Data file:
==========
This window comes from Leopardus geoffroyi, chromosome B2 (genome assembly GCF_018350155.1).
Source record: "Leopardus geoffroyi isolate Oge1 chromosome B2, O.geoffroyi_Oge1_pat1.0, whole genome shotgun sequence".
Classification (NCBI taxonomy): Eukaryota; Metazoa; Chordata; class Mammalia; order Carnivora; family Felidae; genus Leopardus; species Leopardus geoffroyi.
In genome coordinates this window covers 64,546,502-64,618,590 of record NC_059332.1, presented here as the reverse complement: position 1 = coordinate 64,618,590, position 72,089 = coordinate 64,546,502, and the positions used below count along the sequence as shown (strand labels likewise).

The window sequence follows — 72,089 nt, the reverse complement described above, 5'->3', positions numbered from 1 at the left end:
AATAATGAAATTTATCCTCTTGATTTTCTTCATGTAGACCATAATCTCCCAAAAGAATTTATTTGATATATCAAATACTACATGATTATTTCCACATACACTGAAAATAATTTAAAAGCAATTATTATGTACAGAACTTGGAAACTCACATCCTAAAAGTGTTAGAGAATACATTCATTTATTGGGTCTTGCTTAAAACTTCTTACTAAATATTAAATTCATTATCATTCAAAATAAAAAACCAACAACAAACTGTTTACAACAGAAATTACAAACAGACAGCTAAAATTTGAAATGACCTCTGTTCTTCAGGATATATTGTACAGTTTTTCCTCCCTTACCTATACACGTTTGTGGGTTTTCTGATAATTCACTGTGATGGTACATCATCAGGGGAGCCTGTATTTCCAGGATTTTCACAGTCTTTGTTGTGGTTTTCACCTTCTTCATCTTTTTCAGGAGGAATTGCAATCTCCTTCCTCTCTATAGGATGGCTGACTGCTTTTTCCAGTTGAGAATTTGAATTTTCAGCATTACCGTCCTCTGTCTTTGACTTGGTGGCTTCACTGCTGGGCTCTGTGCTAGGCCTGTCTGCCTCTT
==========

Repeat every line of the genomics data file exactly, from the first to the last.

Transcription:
This window comes from Leopardus geoffroyi, chromosome B2 (genome assembly GCF_018350155.1).
Source record: "Leopardus geoffroyi isolate Oge1 chromosome B2, O.geoffroyi_Oge1_pat1.0, whole genome shotgun sequence".
Classification (NCBI taxonomy): Eukaryota; Metazoa; Chordata; class Mammalia; order Carnivora; family Felidae; genus Leopardus; species Leopardus geoffroyi.
In genome coordinates this window covers 64,546,502-64,618,590 of record NC_059332.1, presented here as the reverse complement: position 1 = coordinate 64,618,590, position 72,089 = coordinate 64,546,502, and the positions used below count along the sequence as shown (strand labels likewise).

The window sequence follows — 72,089 nt, the reverse complement described above, 5'->3', positions numbered from 1 at the left end:
AATAATGAAATTTATCCTCTTGATTTTCTTCATGTAGACCATAATCTCCCAAAAGAATTTATTTGATATATCAAATACTACATGATTATTTCCACATACACTGAAAATAATTTAAAAGCAATTATTATGTACAGAACTTGGAAACTCACATCCTAAAAGTGTTAGAGAATACATTCATTTATTGGGTCTTGCTTAAAACTTCTTACTAAATATTAAATTCATTATCATTCAAAATAAAAAACCAACAACAAACTGTTTACAACAGAAATTACAAACAGACAGCTAAAATTTGAAATGACCTCTGTTCTTCAGGATATATTGTACAGTTTTTCCTCCCTTACCTATACACGTTTGTGGGTTTTCTGATAATTCACTGTGATGGTACATCATCAGGGGAGCCTGTATTTCCAGGATTTTCACAGTCTTTGTTGTGGTTTTCACCTTCTTCATCTTTTTCAGGAGGAATTGCAATCTCCTTCCTCTCTATAGGATGGCTGACTGCTTTTTCCAGTTGAGAATTTGAATTTTCAGCATTACCGTCCTCTGTCTTTGACTTGGTGGCTTCACTGCTGGGCTCTGTGCTAGGCCTGTCTGCCTCTT